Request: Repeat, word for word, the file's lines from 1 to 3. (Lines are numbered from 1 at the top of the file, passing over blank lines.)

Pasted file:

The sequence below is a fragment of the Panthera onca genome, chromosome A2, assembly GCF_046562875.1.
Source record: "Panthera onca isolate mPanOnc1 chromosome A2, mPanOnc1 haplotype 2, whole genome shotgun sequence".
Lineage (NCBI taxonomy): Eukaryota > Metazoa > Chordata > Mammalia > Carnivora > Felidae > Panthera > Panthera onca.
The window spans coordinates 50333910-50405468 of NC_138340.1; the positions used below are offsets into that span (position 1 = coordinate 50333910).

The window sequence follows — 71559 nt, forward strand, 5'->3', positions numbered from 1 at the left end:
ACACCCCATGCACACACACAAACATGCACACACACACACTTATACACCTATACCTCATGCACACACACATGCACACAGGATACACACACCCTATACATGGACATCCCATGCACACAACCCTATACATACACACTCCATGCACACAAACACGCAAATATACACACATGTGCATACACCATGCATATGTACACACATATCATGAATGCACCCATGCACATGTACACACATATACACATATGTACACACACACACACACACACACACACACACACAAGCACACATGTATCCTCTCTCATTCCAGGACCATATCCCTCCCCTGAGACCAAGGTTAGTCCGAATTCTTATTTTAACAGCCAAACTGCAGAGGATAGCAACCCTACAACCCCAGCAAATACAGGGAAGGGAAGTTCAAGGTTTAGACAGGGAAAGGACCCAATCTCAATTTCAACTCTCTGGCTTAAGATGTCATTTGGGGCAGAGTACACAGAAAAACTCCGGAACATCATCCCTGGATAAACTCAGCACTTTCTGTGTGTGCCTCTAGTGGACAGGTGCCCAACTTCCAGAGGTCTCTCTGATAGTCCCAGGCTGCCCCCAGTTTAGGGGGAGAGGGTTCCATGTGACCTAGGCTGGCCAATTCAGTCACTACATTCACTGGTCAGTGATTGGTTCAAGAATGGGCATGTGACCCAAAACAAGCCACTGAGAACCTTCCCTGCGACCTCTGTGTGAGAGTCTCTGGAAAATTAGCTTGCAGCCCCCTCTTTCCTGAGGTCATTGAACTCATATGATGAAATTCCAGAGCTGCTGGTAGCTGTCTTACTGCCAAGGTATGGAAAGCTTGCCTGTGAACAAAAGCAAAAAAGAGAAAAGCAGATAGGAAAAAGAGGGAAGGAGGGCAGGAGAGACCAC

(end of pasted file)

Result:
The sequence below is a fragment of the Panthera onca genome, chromosome A2, assembly GCF_046562875.1.
Source record: "Panthera onca isolate mPanOnc1 chromosome A2, mPanOnc1 haplotype 2, whole genome shotgun sequence".
Lineage (NCBI taxonomy): Eukaryota > Metazoa > Chordata > Mammalia > Carnivora > Felidae > Panthera > Panthera onca.